The Reluctant Warrior and the Other Woman

Barak couldn’t believe his ears! So this is why the judge had summoned him! Maybe he should be flattered that out of thousands of men she had selected him, but her proposal was preposterous. He didn’t want anything to do with it. What was she thinking? Their nation didn’t have the resources to win that war!

General Sisera had nine hundred iron chariots at his disposal. And how many did they have? Exactly none. Even if he could muster an army, the campaign was doomed to defeat! For twenty years King Jabin had tyrannized them. They couldn’t rid themselves of him now. Not with that savage general at his command and those invincible war machines.

What Deborah suggested didn’t make sense. But then . . . it was the product of a woman’s brain.

The second he thought it, Barak felt a stab of shame. He wasn’t being fair. Deborah had taken the job that a man wouldn’t. Everyone–himself included– respected her for her levelheadedness and wisdom in settling their disputes. But why would she come up with this cockamamie idea that they could be free from foreign oppression?

Yes, there was that part where she said the message had come to her from the LORD God of Israel. He couldn’t dismiss that. It was common knowledge that Deborah, unlike her three male predecessors, had the gift of prophecy. Well, we’d see just how much she believed in this foolhardy venture. He’d put her to the test:  “If you go with me, I will go; but if you don’t go with me, I won’t go” (Judges 4:8 NIV).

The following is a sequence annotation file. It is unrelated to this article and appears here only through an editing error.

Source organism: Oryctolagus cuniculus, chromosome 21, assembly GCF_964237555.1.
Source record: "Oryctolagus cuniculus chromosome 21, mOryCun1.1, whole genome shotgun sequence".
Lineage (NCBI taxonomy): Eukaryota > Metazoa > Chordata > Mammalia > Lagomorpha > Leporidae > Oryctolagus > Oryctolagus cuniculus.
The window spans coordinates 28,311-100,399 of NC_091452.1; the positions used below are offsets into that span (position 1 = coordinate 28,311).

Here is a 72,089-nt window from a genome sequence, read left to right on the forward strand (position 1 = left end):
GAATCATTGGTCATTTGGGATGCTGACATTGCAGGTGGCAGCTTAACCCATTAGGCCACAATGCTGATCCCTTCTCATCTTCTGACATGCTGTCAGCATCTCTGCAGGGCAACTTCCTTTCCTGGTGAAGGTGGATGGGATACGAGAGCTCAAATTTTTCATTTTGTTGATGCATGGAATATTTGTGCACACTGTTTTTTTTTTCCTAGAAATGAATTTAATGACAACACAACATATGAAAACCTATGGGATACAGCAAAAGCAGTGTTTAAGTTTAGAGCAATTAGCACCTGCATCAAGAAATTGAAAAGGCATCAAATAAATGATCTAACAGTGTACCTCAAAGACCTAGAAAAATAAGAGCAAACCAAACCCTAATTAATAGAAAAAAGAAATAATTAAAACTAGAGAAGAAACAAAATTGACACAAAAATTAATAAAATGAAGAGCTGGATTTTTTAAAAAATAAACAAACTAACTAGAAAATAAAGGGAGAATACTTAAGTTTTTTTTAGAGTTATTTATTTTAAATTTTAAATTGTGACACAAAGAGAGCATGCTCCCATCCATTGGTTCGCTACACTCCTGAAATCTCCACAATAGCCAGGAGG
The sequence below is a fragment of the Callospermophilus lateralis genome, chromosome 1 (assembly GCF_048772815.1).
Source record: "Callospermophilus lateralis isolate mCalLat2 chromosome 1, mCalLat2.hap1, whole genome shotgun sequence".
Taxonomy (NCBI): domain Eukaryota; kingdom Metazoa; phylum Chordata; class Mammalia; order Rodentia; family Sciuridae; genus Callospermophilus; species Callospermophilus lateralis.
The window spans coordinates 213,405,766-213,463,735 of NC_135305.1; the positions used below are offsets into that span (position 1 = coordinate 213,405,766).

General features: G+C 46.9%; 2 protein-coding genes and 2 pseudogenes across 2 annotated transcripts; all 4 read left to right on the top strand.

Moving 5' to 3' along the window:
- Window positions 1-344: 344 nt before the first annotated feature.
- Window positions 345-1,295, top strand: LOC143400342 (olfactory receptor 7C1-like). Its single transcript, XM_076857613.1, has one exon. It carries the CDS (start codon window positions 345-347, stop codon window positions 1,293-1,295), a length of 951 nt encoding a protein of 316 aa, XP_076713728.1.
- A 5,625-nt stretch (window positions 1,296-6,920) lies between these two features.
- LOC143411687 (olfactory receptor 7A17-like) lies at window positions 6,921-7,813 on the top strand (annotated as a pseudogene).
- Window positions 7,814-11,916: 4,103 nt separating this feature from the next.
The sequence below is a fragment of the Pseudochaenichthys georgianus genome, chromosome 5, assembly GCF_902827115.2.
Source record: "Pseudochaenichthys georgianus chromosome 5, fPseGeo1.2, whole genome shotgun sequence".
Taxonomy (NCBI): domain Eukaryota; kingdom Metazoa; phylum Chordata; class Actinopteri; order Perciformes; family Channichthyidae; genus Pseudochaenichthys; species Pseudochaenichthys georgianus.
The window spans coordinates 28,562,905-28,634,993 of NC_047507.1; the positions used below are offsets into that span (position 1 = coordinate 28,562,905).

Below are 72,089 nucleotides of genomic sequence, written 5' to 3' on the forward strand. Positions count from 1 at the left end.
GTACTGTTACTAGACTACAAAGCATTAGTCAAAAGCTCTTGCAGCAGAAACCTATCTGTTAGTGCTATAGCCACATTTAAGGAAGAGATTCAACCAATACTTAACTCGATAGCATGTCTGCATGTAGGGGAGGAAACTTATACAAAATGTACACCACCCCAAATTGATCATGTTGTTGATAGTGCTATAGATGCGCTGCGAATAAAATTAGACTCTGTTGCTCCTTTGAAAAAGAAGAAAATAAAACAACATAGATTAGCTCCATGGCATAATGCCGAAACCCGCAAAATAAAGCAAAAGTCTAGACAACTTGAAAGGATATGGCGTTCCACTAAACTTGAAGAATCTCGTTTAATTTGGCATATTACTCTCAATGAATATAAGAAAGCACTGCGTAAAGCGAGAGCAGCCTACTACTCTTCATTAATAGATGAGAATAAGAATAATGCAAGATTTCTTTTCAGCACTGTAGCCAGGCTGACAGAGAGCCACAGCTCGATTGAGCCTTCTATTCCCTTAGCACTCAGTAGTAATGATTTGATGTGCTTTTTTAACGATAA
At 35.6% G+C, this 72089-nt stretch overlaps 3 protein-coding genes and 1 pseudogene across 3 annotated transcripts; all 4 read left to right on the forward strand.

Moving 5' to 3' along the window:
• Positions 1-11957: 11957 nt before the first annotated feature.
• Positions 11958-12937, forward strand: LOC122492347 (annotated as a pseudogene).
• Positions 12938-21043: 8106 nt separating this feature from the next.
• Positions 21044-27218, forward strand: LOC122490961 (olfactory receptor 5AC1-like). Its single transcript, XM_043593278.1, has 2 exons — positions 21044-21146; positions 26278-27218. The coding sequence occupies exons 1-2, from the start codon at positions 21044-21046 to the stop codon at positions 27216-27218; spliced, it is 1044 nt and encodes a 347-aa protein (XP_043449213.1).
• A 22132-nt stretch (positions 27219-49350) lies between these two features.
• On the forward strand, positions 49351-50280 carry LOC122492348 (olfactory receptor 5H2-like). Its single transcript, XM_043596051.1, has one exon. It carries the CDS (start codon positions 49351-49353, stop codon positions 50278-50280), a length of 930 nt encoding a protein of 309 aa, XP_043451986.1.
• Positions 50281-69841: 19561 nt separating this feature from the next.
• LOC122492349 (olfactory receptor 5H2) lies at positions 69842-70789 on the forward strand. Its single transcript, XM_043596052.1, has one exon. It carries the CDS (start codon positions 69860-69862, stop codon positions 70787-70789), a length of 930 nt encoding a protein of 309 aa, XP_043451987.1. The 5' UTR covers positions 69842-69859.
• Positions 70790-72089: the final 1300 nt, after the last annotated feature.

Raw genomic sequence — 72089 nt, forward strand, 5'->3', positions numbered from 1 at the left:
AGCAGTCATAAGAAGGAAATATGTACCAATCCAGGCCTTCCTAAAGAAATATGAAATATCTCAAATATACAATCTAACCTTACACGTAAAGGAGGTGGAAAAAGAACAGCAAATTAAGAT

Her reply was as sure and quick as a well-spent arrow:  “‘Certainly I will go with you,’ said Deborah. ‘But because of the course you are taking, the honor will not be yours, for the Lord will deliver Sisera into the hands of a woman’” (Judges 4:9 NIV).

That was fine with him. He was man enough to let her get the credit (if there was going to be any). After all, she wasn’t just any woman. Deborah was already a highly respected leader. What did he care if she got another accolade?

But Barak had miscalculated. Deborah was not prophesying of herself. Another woman would kill the terrifying General Sisera:

Just then Barak came by in pursuit of Sisera, and Jael went out to meet him. “Come,” she said, “I will show you the man you’re looking for.” So he went in with her, and there lay Sisera with the tent peg through his temple—dead (Judges 4:22 NIV).

Jael and Barak

Now you know how Jael was the other woman in the rest of the story (What’s Up with the Right Hand?).


7 thoughts on “The Reluctant Warrior and the Other Woman

  1. Oh, I’ve learned a new and beautifully sounding word, “cockamamie”.
    I cannot tell you how much I enjoy your Bible account insights, Judy.
    I too agree with Jim. We know the story, we know where you are taking us, and yet, it’s a pleasure to read what we know with your fresh eyes and ears.


    • Thank you, Silvia. To me the Bible is the most exciting book in the world. What other book can we return to the same passage again and again and see something we had previously missed? May God always keep my eyes and ears freshly attuned to His messages!


  2. Pingback: I will never ever read… | Silvia Cachia

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